(SoapOperaNetwork.com) — On Sunday, March 13, Soap Opera Network chatted with some of your favorite actors from "All My Children, "One Life to Live" and "General Hospital" at a press party held at the Marriott Marquis Hotel in New York City. The event took place immediately following the 7th and final production of "ABC Daytime Salutes Broadway Cares/Equity Fights AIDS" charity event. In our first of a series of interviews, we thought it would be best to start things off by talking with "One Life to Live" head writer Ron Carlivati.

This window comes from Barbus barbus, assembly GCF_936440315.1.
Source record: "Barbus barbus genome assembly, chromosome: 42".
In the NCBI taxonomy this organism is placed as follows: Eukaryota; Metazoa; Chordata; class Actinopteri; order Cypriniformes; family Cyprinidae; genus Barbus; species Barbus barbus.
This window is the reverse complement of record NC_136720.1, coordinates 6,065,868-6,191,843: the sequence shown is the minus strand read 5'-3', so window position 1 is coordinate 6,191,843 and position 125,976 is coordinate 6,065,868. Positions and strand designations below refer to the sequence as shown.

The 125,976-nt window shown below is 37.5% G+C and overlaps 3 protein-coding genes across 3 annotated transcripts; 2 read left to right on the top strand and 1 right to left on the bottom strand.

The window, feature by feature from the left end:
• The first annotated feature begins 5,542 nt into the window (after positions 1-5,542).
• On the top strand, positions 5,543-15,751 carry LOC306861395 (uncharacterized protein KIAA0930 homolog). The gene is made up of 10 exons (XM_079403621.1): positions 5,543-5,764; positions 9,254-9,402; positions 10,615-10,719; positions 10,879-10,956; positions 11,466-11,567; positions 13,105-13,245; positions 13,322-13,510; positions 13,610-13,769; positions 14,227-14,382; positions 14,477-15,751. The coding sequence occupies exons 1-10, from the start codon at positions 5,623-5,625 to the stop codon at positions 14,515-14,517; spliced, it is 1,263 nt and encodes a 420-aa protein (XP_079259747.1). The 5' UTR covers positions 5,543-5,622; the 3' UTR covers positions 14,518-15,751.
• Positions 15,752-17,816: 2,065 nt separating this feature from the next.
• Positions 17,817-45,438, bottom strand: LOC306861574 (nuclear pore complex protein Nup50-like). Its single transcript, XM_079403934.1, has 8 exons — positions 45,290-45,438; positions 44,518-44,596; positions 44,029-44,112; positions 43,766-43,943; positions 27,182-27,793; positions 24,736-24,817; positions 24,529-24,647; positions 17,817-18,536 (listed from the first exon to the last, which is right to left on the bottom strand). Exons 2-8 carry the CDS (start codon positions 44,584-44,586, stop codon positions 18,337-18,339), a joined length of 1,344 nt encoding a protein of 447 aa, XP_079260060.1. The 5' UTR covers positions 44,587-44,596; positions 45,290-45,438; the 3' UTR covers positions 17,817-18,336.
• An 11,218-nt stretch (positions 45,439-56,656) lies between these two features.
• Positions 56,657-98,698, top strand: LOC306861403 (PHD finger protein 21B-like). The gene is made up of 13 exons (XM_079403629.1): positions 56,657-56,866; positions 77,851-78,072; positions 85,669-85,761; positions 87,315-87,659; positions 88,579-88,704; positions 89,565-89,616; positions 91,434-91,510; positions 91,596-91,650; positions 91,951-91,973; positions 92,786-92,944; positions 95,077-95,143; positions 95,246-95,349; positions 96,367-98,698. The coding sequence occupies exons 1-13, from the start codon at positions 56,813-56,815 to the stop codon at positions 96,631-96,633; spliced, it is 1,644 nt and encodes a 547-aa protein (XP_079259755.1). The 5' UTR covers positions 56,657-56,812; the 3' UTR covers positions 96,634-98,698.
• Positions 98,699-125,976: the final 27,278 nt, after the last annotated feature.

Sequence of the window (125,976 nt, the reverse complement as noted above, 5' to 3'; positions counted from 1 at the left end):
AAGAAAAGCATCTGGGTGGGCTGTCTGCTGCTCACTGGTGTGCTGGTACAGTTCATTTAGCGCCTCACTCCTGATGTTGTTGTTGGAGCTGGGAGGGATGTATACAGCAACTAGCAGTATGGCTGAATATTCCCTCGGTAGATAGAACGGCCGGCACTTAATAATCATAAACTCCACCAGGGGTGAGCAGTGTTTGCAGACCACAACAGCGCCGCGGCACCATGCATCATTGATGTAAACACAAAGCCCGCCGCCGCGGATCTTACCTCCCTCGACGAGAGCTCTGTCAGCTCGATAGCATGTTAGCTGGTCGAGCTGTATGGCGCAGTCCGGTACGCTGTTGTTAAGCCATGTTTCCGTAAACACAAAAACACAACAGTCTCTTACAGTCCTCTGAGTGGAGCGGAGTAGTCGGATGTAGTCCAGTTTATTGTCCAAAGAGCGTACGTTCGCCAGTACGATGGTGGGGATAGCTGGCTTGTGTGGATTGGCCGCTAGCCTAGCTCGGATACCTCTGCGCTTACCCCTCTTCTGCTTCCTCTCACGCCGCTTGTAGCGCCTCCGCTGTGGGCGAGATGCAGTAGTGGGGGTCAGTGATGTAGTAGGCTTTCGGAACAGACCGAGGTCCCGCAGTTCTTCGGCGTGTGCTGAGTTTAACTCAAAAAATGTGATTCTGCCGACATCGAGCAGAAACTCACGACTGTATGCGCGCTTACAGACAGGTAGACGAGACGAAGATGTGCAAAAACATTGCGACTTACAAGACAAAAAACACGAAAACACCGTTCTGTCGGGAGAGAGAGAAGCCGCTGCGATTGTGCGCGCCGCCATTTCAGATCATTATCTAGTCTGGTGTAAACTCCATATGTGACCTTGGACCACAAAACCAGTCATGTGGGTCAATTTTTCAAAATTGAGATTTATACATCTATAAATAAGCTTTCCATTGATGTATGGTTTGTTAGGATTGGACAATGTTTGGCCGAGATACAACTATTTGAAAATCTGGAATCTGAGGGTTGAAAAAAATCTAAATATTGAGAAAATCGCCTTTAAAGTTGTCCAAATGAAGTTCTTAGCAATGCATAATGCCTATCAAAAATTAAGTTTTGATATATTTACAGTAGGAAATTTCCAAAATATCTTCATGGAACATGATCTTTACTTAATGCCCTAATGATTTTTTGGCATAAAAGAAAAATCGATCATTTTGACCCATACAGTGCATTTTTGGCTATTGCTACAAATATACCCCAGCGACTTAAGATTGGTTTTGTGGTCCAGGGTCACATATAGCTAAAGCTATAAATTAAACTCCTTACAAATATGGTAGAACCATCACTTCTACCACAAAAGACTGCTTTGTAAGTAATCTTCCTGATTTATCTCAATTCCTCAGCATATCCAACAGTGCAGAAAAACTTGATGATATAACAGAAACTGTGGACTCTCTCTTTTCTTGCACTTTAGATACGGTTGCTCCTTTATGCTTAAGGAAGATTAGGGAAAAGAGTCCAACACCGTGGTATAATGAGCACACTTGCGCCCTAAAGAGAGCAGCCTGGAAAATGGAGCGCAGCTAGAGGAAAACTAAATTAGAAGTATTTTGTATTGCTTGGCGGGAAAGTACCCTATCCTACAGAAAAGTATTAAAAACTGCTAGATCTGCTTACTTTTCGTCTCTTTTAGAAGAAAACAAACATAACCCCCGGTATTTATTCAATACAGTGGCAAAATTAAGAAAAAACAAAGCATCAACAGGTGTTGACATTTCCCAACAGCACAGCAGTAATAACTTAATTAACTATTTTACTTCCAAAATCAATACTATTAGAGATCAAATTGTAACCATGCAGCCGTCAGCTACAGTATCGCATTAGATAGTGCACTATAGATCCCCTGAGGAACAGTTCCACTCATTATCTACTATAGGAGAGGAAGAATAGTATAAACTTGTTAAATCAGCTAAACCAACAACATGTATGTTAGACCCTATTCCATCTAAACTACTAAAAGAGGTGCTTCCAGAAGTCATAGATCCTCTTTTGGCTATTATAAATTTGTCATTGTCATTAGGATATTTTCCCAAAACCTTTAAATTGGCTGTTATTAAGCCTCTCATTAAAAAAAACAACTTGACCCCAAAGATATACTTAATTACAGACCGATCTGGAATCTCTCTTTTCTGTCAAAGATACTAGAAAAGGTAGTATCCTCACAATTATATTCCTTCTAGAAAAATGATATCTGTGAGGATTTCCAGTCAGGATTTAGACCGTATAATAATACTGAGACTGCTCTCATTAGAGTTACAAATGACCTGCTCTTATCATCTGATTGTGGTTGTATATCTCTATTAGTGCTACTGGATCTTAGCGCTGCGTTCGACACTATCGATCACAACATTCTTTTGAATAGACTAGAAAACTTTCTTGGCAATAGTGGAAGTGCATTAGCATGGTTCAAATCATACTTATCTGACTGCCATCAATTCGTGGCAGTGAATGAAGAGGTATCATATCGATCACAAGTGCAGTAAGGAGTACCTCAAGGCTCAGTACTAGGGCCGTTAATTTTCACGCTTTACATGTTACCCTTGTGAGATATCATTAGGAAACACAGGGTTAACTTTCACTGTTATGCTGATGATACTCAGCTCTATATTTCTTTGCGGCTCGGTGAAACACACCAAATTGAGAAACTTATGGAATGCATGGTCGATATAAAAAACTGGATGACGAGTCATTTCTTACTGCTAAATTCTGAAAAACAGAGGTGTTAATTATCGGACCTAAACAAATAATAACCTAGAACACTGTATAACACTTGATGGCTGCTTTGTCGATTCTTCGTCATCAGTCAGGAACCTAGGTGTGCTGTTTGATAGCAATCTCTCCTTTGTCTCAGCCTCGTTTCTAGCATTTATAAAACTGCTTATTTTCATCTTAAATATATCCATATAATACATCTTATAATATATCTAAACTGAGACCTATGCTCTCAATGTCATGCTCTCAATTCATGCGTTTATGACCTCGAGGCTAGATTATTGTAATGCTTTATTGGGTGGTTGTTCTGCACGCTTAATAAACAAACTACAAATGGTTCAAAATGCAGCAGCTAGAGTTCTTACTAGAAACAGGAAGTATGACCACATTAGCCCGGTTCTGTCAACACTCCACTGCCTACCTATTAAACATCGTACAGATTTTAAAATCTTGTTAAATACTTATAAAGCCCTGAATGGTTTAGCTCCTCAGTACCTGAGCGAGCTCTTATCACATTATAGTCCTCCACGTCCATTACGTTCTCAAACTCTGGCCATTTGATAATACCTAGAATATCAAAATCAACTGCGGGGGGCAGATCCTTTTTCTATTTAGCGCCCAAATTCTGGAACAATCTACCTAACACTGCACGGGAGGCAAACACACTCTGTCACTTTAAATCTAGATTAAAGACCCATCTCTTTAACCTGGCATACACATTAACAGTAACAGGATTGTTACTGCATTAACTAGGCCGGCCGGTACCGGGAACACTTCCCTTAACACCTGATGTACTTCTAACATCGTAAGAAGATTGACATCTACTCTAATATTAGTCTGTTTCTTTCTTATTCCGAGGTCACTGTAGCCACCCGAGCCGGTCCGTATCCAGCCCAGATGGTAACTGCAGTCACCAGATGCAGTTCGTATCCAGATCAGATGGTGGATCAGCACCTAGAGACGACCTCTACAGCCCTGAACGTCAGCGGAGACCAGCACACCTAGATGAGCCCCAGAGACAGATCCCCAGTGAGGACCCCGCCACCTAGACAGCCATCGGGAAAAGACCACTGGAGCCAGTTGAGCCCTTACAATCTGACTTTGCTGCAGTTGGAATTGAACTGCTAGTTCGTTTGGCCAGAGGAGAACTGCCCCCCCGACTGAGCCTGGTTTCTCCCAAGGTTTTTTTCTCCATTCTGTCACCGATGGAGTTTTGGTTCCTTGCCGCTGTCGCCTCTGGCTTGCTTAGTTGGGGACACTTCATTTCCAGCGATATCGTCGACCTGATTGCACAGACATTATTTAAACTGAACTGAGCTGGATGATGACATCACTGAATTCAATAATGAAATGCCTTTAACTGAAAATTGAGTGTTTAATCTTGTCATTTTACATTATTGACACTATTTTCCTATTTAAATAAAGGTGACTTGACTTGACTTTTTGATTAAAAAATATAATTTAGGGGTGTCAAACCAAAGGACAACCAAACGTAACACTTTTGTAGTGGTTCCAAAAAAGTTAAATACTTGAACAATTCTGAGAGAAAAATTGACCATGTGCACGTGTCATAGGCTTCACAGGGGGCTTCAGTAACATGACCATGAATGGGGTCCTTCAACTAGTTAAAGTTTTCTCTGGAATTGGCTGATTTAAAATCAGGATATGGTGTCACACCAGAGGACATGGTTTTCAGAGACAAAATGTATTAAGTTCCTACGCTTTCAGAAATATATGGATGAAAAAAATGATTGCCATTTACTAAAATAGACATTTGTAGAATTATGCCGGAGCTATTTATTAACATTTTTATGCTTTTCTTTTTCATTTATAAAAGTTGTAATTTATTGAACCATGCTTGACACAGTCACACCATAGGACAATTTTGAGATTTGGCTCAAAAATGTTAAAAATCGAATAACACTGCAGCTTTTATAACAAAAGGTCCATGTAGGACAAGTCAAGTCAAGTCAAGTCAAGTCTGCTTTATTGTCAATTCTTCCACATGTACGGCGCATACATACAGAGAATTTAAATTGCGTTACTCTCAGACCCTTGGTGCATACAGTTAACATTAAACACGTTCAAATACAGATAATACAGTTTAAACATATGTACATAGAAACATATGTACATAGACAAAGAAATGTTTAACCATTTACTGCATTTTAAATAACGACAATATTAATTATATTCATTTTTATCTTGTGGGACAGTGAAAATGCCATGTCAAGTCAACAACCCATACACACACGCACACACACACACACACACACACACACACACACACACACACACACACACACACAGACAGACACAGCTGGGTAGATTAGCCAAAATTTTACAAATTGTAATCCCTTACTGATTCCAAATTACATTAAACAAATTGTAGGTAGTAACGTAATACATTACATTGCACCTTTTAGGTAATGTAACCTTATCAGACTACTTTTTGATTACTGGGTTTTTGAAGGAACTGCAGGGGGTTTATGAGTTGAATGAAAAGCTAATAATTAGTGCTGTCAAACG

Carlivati came to "One Life to Live" as a writer's assistant in 1996. Since then he found himself taking on the positions of script writer and breakdown writer on one of daytime's longest running soap operas. But what is different from being a writer on the show to now being the head writer of said show? "Well suddenly it is all on my shoulders," said Carlivati. "I have to come up with who is going to do what to whom; this one is going to get pregnant; this one is going to shoot this one. I have to get it approved by the people above me, but it's really up to me to come up with the overall stories." As head writer, Carlivati works with a team of writers in scripting the daily escapades of Llanview's dynamic citizens. So how much influence could a writer have on changes in a storyline? "I have an amazing team that I work with and they have great ideas. I will change ideas in midstream because they have awesome ideas also," Carlivati shared.